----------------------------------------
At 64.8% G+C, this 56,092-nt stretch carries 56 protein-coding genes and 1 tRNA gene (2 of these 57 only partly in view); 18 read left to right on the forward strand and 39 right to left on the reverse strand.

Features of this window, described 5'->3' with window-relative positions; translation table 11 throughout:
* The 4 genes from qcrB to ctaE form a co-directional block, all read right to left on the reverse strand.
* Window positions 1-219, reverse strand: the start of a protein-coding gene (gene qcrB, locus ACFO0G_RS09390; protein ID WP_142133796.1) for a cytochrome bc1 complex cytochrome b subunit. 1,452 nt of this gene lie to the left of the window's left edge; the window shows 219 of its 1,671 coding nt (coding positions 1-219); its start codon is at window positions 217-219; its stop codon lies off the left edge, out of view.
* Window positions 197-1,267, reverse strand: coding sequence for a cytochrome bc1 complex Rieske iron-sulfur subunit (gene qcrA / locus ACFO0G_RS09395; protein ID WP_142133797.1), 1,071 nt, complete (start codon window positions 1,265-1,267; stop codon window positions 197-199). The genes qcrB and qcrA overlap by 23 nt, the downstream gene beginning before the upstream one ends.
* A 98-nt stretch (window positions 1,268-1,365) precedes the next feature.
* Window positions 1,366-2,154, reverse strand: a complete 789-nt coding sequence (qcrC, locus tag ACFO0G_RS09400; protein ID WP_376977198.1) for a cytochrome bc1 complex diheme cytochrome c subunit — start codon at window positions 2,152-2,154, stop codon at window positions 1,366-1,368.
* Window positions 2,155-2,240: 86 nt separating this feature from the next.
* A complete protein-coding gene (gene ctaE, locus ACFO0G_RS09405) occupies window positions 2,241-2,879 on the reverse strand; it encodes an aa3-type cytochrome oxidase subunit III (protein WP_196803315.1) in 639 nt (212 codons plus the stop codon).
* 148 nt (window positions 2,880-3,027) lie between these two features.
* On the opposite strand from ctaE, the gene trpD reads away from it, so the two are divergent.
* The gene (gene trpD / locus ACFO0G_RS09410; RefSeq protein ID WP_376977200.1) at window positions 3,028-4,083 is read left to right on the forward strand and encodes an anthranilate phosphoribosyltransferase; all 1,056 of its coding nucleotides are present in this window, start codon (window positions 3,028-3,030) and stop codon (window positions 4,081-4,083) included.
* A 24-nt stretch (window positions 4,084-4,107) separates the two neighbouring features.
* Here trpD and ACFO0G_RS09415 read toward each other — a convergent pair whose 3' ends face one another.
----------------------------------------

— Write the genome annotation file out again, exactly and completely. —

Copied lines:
At 64.8% G+C, this 56,092-nt stretch carries 56 protein-coding genes and 1 tRNA gene (2 of these 57 only partly in view); 18 read left to right on the forward strand and 39 right to left on the reverse strand.

Features of this window, described 5'->3' with window-relative positions; translation table 11 throughout:
* The 4 genes from qcrB to ctaE form a co-directional block, all read right to left on the reverse strand.
* Window positions 1-219, reverse strand: the start of a protein-coding gene (gene qcrB, locus ACFO0G_RS09390; protein ID WP_142133796.1) for a cytochrome bc1 complex cytochrome b subunit. 1,452 nt of this gene lie to the left of the window's left edge; the window shows 219 of its 1,671 coding nt (coding positions 1-219); its start codon is at window positions 217-219; its stop codon lies off the left edge, out of view.
* Window positions 197-1,267, reverse strand: coding sequence for a cytochrome bc1 complex Rieske iron-sulfur subunit (gene qcrA / locus ACFO0G_RS09395; protein ID WP_142133797.1), 1,071 nt, complete (start codon window positions 1,265-1,267; stop codon window positions 197-199). The genes qcrB and qcrA overlap by 23 nt, the downstream gene beginning before the upstream one ends.
* A 98-nt stretch (window positions 1,268-1,365) precedes the next feature.
* Window positions 1,366-2,154, reverse strand: a complete 789-nt coding sequence (qcrC, locus tag ACFO0G_RS09400; protein ID WP_376977198.1) for a cytochrome bc1 complex diheme cytochrome c subunit — start codon at window positions 2,152-2,154, stop codon at window positions 1,366-1,368.
* Window positions 2,155-2,240: 86 nt separating this feature from the next.
* A complete protein-coding gene (gene ctaE, locus ACFO0G_RS09405) occupies window positions 2,241-2,879 on the reverse strand; it encodes an aa3-type cytochrome oxidase subunit III (protein WP_196803315.1) in 639 nt (212 codons plus the stop codon).
* 148 nt (window positions 2,880-3,027) lie between these two features.
* On the opposite strand from ctaE, the gene trpD reads away from it, so the two are divergent.
* The gene (gene trpD / locus ACFO0G_RS09410; RefSeq protein ID WP_376977200.1) at window positions 3,028-4,083 is read left to right on the forward strand and encodes an anthranilate phosphoribosyltransferase; all 1,056 of its coding nucleotides are present in this window, start codon (window positions 3,028-3,030) and stop codon (window positions 4,081-4,083) included.
* A 24-nt stretch (window positions 4,084-4,107) separates the two neighbouring features.
* Here trpD and ACFO0G_RS09415 read toward each other — a convergent pair whose 3' ends face one another.